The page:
When I went down to 7th and Olympic in West Los Angeles I was looking for a guy I’d heard gave food to the homeless there every afternoon. I was going to see if he could give me any leads on people living in their cars. He wasn’t there that day but Charles and his wife Delores were.
As I spoke to them they told me very openly and simply how they had ended up on the streets. They told me how they had been living in their van for the last 6 months after they lost their home they how they had to keep moving around town every few days to avoid their vehicle being towed. How Charles had to go round with a gas can at filling stations begging people for a little petrol to keep the van running.
The van was old and barely ran, doors were held shut with a bungee cord. A window on the side was missing so at night they draped a sheet over the side of the car for some meagre privacy and protection from the weather. The back was packed with all the clothes and belongings they could fit.
They told me how Charles earned a small income as a carer for his sick wife, Delores, and how they looked through the free newspapers every week for medical trials to take part in to earn some extra cash.
After spending some time talking with them I made some pictures and recorded a short interview with Charles, I’ve combined the two in this audio slideshow where you can hear Charles tell this story in his own words.
Within days of arriving the movement surrounding the ‘No On 8′ campaign erupted into large street protests after a narrow defeat at the polls. The new law meant that same-sex couples could no longer marry in California.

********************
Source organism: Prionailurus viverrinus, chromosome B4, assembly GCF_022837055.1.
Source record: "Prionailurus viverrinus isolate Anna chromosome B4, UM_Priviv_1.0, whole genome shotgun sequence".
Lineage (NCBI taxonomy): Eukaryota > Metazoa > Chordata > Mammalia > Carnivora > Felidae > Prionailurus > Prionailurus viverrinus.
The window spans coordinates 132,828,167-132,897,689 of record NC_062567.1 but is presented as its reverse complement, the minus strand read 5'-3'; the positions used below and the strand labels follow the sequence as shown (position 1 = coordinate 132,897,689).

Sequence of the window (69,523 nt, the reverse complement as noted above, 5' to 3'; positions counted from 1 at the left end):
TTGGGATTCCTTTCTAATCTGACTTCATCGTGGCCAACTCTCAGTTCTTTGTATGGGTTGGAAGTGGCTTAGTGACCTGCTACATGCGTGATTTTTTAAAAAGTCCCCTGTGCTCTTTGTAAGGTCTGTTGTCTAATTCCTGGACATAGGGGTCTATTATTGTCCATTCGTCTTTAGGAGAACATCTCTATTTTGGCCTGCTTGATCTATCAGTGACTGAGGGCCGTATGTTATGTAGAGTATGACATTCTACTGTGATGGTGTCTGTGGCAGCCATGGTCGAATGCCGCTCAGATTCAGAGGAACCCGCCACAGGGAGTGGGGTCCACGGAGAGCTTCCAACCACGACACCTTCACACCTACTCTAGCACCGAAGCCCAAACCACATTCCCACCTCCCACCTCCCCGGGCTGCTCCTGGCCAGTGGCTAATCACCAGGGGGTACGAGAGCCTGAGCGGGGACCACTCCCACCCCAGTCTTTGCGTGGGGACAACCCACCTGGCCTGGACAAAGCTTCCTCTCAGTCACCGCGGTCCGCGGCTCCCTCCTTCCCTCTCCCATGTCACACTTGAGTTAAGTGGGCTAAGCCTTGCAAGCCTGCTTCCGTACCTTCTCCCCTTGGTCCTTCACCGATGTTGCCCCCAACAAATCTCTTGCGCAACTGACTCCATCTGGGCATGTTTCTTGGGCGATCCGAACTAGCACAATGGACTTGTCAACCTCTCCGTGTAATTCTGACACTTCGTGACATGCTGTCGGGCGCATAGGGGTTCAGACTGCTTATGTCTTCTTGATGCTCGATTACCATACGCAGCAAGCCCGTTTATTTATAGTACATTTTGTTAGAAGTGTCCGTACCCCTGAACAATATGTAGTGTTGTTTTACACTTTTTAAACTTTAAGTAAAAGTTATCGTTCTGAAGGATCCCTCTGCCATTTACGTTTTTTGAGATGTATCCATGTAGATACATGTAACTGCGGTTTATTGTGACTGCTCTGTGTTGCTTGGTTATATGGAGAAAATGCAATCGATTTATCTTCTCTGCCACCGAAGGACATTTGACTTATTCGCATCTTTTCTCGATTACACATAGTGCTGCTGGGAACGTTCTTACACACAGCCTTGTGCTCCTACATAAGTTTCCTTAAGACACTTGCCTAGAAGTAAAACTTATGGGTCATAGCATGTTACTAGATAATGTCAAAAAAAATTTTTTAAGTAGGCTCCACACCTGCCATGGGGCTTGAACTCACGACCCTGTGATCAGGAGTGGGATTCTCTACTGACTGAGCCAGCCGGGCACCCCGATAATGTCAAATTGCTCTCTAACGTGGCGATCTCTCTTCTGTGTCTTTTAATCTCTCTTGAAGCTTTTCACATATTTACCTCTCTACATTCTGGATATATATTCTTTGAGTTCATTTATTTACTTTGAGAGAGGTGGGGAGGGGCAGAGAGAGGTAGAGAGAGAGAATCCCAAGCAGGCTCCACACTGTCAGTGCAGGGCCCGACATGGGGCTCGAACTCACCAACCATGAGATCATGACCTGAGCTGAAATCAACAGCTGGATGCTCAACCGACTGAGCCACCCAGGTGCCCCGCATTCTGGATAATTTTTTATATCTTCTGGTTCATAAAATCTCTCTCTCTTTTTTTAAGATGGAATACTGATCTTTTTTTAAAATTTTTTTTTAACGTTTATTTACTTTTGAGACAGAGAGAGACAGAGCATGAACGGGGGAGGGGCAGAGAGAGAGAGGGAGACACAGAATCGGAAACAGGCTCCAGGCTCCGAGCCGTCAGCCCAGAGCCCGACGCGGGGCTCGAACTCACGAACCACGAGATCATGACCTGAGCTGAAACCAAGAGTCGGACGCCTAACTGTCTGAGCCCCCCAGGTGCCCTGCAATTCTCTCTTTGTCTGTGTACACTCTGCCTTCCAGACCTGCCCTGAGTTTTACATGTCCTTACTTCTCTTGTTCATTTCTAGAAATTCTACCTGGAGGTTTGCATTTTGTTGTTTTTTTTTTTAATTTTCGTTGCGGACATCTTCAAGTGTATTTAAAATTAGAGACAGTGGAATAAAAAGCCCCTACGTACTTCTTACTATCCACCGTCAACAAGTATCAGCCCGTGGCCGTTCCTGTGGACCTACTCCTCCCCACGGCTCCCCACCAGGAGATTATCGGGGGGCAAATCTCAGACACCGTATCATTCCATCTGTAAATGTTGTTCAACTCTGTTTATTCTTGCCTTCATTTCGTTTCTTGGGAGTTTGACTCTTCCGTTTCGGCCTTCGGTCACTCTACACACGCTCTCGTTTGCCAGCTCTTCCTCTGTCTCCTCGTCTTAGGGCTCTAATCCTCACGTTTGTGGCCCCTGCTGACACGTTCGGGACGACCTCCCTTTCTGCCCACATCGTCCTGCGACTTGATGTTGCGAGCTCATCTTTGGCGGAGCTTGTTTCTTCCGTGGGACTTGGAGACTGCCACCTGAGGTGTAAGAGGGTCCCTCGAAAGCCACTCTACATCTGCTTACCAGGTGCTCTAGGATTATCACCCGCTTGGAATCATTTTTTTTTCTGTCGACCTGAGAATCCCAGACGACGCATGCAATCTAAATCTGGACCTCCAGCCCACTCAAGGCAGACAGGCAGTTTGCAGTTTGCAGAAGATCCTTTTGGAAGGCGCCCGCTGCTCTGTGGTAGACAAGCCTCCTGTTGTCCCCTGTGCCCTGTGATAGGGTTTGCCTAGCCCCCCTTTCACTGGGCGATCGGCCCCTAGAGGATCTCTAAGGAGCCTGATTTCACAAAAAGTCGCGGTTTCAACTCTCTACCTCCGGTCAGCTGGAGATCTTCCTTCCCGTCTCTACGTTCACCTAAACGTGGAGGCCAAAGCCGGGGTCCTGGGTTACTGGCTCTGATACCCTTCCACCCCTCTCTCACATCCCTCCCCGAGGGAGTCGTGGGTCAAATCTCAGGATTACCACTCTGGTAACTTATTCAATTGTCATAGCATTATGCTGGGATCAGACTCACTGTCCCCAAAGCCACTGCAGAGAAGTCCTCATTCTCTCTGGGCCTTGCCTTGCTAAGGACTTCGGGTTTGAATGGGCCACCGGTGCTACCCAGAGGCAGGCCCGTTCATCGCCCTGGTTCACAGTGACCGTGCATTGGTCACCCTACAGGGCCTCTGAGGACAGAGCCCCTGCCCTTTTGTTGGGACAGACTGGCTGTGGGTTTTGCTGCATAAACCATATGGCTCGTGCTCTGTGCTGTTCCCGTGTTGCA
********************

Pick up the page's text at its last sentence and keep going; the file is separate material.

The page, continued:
Only marriage between a man and a woman is valid or recognized in California.
– Proposition 8, California State Constitution
The ‘No On 8′ campaign had been organising lots of protests all over the state at very short notice using the internet, specifically the social networking site Twitter As I watched the morning news I cursed myself for missing a large demonstration the night before in downtown LA, just a few blocks from where I was staying, where a protester had jumped on a cop car they mentioned there was another protest later that day outside the Mormon Temple.
Eager not to miss out again I grabbed my lonely planet guide and frantically flicked through it hoping it would be listed, thankfully it was, I worked out which busses to get, grabbed my kit and made the 2 hour trip across town.
The ‘No On 8′ campaigners directed their ire at the Mormon Church as they had heavily funded the ‘Yes’ campaign and had lobbied it’s own parishioners to vote for the proposition as well.
When I arrived outside the temple about half an hour before it was due to start there were already a few hundred protesters, a fleet of news vans and two cops watching the whole thing from across the street.
The protest quickly grew, a few more hundred arrived then a few hundred more ’til there were suddenly about a thousand and they pushed out into the road, stopping traffic along both sides of Santa Monica Blvd.